Pot is legal in some form in 28 states, but it remains illegal under federal law
Rachel Emma Silverman
Nov. 22, 2016 11:00 a.m. ET
A raft of new state marijuana legalization laws presents employers with hazy challenges when it comes to workplace drug testing.
Companies that wish to maintain drug-free workplaces face a confusing patchwork of state and federal laws, and it is a gray area in some states whether employers can fire or discipline workers for pot use, say employment lawyers.
In California, where medical marijuana is already legal, voters approved recreational pot on Election Day. Maine, Massachusetts and Nevada passed similar measures, while Arkansas, Florida, Montana and North Dakota legalized or expanded medical marijuana measures. These new laws make pot legal in some form in more than half the country—28 states. Meanwhile, it remains illegal under federal law.
The legal, recreational use of marijuana passed in four states on Tuesday with another three states passed it for medicinal use. Lance Rogers, manager of the cannabis law practice for law firm Greenspoon Marder, explains how Tuesday’s votes could influence efforts to legalize pot in other states. Photo: Getty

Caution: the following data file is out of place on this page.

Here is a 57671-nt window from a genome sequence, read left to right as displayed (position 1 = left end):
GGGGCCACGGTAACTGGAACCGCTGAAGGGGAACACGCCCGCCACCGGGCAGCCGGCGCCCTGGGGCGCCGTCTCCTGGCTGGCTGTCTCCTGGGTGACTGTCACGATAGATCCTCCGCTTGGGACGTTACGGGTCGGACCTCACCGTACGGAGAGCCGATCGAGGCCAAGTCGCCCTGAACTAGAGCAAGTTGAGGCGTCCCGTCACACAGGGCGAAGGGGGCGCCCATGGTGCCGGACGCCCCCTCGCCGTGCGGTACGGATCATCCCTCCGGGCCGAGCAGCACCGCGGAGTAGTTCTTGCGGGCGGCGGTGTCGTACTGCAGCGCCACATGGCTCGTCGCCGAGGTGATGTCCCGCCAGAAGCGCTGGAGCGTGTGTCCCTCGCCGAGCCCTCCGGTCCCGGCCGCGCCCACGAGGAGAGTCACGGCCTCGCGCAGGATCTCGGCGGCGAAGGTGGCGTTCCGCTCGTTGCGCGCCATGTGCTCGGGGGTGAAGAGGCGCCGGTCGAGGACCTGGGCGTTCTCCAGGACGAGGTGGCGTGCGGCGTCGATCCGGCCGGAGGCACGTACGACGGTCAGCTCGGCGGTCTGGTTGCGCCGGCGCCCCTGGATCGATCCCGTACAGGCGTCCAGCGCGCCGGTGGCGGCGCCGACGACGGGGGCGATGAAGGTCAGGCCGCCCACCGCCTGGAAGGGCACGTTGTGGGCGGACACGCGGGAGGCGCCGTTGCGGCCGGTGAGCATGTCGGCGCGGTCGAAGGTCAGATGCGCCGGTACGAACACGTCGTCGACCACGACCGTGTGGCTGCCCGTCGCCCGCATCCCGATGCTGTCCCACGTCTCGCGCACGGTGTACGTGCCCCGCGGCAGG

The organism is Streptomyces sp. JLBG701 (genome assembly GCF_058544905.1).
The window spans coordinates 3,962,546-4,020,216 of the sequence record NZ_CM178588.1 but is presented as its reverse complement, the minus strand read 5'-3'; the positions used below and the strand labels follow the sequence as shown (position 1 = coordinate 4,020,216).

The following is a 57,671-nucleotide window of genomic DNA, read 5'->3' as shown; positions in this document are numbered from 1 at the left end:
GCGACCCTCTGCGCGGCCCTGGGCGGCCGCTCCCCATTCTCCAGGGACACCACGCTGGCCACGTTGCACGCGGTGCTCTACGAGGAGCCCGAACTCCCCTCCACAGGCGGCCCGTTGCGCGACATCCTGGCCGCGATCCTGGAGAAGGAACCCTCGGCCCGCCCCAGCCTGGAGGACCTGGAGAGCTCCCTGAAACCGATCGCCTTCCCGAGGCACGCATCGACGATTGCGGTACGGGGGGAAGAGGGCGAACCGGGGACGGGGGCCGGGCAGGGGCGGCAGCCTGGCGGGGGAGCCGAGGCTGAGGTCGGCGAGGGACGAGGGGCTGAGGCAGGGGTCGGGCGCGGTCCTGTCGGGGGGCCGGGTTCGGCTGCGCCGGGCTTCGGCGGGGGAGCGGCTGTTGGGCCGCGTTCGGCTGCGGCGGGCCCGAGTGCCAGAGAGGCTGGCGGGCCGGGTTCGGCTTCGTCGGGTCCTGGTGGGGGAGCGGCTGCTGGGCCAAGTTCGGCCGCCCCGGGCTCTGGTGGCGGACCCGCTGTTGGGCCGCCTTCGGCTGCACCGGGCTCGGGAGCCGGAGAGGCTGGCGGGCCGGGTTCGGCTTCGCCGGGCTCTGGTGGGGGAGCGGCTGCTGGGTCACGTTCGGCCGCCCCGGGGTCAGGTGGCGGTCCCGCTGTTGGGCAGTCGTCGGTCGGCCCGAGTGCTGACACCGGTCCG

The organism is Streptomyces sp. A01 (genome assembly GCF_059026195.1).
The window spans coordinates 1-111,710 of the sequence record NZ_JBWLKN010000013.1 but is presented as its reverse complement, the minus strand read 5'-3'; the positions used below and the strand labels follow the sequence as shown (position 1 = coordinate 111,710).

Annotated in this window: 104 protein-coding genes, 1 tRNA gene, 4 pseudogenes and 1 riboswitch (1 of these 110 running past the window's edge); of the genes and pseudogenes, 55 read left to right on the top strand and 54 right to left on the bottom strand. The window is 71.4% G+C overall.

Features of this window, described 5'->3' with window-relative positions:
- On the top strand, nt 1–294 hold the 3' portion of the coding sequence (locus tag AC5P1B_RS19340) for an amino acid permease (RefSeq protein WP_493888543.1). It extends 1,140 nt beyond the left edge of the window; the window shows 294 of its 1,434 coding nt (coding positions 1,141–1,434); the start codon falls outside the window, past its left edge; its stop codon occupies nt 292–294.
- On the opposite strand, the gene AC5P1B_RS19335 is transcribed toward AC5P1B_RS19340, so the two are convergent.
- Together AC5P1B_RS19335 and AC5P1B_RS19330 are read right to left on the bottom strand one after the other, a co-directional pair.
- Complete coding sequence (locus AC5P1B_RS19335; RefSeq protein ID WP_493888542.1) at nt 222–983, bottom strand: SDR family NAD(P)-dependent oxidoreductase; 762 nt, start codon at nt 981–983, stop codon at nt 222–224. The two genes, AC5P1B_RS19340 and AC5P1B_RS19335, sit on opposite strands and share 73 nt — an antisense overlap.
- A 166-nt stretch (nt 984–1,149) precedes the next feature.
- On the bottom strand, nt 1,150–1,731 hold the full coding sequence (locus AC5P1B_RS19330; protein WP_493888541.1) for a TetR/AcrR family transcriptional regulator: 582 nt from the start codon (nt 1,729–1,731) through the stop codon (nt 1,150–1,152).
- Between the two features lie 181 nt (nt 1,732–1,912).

In states like Massachusetts and California, where recreational and medicinal pot use is now legal, employers should tread carefully when testing workers for pot under drug-free workplace policies, says Amanda Baer, an attorney at the Mirick O’Connell law firm in Worcester, Mass. Firing or disciplining a worker for a positive drug test could open firms to legal challenges from employees, she says.
“No company wants to be the test case,” she says. “If workers are not in a safety-sensitive position, they probably shouldn’t be tested.”
One concern is that the active ingredient in marijuana can stay in a worker’s body for several days and it may be hard to tell whether employees used the drug off the job or if they are currently under the influence, she says.
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Employers are at risk for liability, however, if workers in safety-sensitive positions are high while operating heavy equipment, driving passenger vehicles or doing other tasks that jeopardize worker safety.
In either case, employers should make their policies on pot and drug testing clear to workers ahead of time so workers know what to expect, adds Ms. Baer. Firms should also receive legal counsel specific to their state, since the details of marijuana laws vary state by state.
As pot becomes legal in more states, some employers may also permit on-the-job pot smoking, just as some allow workplace happy hours and beer fridges, according to Ms. Baer. Under Massachusetts’ law, for instance, employers have the right to prohibit or expressly allow on-site marijuana use.
“If your employer allows it, Pot Fridays could happen,” says Ms. Baer.
Write to Rachel Emma Silverman at [email protected]